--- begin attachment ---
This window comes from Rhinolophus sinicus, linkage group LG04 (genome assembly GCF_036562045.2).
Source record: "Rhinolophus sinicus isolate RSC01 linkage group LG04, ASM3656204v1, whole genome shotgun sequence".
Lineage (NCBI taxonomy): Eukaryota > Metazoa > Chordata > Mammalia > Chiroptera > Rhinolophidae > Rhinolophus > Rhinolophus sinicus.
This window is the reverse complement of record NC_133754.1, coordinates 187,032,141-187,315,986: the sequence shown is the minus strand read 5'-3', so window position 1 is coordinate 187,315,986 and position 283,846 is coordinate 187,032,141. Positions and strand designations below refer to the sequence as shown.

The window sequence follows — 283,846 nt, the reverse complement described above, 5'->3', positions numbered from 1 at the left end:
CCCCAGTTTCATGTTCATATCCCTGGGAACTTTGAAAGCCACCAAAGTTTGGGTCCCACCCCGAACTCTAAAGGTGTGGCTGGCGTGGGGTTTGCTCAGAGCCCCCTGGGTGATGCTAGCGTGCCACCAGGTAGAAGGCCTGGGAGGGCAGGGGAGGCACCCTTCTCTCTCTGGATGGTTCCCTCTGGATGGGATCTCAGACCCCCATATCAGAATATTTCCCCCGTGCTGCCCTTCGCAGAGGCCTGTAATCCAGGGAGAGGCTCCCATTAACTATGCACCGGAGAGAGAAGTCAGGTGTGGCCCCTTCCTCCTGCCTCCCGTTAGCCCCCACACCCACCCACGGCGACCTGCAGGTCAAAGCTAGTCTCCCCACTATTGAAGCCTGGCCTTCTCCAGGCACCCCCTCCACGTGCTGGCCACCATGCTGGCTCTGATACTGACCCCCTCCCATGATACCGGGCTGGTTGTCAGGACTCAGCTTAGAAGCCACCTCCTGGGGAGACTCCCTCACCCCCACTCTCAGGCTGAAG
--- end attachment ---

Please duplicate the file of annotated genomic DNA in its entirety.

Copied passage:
This window comes from Rhinolophus sinicus, linkage group LG04 (genome assembly GCF_036562045.2).
Source record: "Rhinolophus sinicus isolate RSC01 linkage group LG04, ASM3656204v1, whole genome shotgun sequence".
Lineage (NCBI taxonomy): Eukaryota > Metazoa > Chordata > Mammalia > Chiroptera > Rhinolophidae > Rhinolophus > Rhinolophus sinicus.
This window is the reverse complement of record NC_133754.1, coordinates 187,032,141-187,315,986: the sequence shown is the minus strand read 5'-3', so window position 1 is coordinate 187,315,986 and position 283,846 is coordinate 187,032,141. Positions and strand designations below refer to the sequence as shown.

The window sequence follows — 283,846 nt, the reverse complement described above, 5'->3', positions numbered from 1 at the left end:
CCCCAGTTTCATGTTCATATCCCTGGGAACTTTGAAAGCCACCAAAGTTTGGGTCCCACCCCGAACTCTAAAGGTGTGGCTGGCGTGGGGTTTGCTCAGAGCCCCCTGGGTGATGCTAGCGTGCCACCAGGTAGAAGGCCTGGGAGGGCAGGGGAGGCACCCTTCTCTCTCTGGATGGTTCCCTCTGGATGGGATCTCAGACCCCCATATCAGAATATTTCCCCCGTGCTGCCCTTCGCAGAGGCCTGTAATCCAGGGAGAGGCTCCCATTAACTATGCACCGGAGAGAGAAGTCAGGTGTGGCCCCTTCCTCCTGCCTCCCGTTAGCCCCCACACCCACCCACGGCGACCTGCAGGTCAAAGCTAGTCTCCCCACTATTGAAGCCTGGCCTTCTCCAGGCACCCCCTCCACGTGCTGGCCACCATGCTGGCTCTGATACTGACCCCCTCCCATGATACCGGGCTGGTTGTCAGGACTCAGCTTAGAAGCCACCTCCTGGGGAGACTCCCTCACCCCCACTCTCAGGCTGAAG